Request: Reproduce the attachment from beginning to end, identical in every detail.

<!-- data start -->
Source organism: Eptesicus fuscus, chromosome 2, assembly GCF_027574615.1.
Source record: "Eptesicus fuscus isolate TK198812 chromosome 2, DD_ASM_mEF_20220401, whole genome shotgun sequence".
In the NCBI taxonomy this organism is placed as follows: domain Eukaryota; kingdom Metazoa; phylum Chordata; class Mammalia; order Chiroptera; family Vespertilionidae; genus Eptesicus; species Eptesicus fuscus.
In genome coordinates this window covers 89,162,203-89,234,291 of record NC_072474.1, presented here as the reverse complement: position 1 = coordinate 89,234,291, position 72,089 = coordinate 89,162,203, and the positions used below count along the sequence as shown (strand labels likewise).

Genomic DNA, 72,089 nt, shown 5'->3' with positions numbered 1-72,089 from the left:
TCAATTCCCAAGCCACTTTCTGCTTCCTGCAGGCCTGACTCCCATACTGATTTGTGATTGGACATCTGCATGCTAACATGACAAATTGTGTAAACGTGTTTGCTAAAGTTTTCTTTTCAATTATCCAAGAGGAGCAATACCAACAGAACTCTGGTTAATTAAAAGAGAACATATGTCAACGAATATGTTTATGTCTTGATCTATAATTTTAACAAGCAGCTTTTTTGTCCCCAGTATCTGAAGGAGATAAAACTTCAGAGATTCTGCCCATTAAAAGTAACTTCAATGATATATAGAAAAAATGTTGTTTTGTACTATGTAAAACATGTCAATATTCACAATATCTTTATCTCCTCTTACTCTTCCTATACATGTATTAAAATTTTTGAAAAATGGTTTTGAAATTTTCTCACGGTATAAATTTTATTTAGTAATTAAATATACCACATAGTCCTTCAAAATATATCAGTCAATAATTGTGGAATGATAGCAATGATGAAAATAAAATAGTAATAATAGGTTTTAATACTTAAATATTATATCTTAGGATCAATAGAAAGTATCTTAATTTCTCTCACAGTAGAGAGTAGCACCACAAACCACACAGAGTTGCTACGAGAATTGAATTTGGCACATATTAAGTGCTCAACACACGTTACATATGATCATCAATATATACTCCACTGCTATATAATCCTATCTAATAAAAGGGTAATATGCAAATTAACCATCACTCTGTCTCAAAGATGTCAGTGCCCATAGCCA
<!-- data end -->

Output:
Source organism: Eptesicus fuscus, chromosome 2, assembly GCF_027574615.1.
Source record: "Eptesicus fuscus isolate TK198812 chromosome 2, DD_ASM_mEF_20220401, whole genome shotgun sequence".
In the NCBI taxonomy this organism is placed as follows: domain Eukaryota; kingdom Metazoa; phylum Chordata; class Mammalia; order Chiroptera; family Vespertilionidae; genus Eptesicus; species Eptesicus fuscus.
In genome coordinates this window covers 89,162,203-89,234,291 of record NC_072474.1, presented here as the reverse complement: position 1 = coordinate 89,234,291, position 72,089 = coordinate 89,162,203, and the positions used below count along the sequence as shown (strand labels likewise).

Genomic DNA, 72,089 nt, shown 5'->3' with positions numbered 1-72,089 from the left:
TCAATTCCCAAGCCACTTTCTGCTTCCTGCAGGCCTGACTCCCATACTGATTTGTGATTGGACATCTGCATGCTAACATGACAAATTGTGTAAACGTGTTTGCTAAAGTTTTCTTTTCAATTATCCAAGAGGAGCAATACCAACAGAACTCTGGTTAATTAAAAGAGAACATATGTCAACGAATATGTTTATGTCTTGATCTATAATTTTAACAAGCAGCTTTTTTGTCCCCAGTATCTGAAGGAGATAAAACTTCAGAGATTCTGCCCATTAAAAGTAACTTCAATGATATATAGAAAAAATGTTGTTTTGTACTATGTAAAACATGTCAATATTCACAATATCTTTATCTCCTCTTACTCTTCCTATACATGTATTAAAATTTTTGAAAAATGGTTTTGAAATTTTCTCACGGTATAAATTTTATTTAGTAATTAAATATACCACATAGTCCTTCAAAATATATCAGTCAATAATTGTGGAATGATAGCAATGATGAAAATAAAATAGTAATAATAGGTTTTAATACTTAAATATTATATCTTAGGATCAATAGAAAGTATCTTAATTTCTCTCACAGTAGAGAGTAGCACCACAAACCACACAGAGTTGCTACGAGAATTGAATTTGGCACATATTAAGTGCTCAACACACGTTACATATGATCATCAATATATACTCCACTGCTATATAATCCTATCTAATAAAAGGGTAATATGCAAATTAACCATCACTCTGTCTCAAAGATGTCAGTGCCCATAGCCA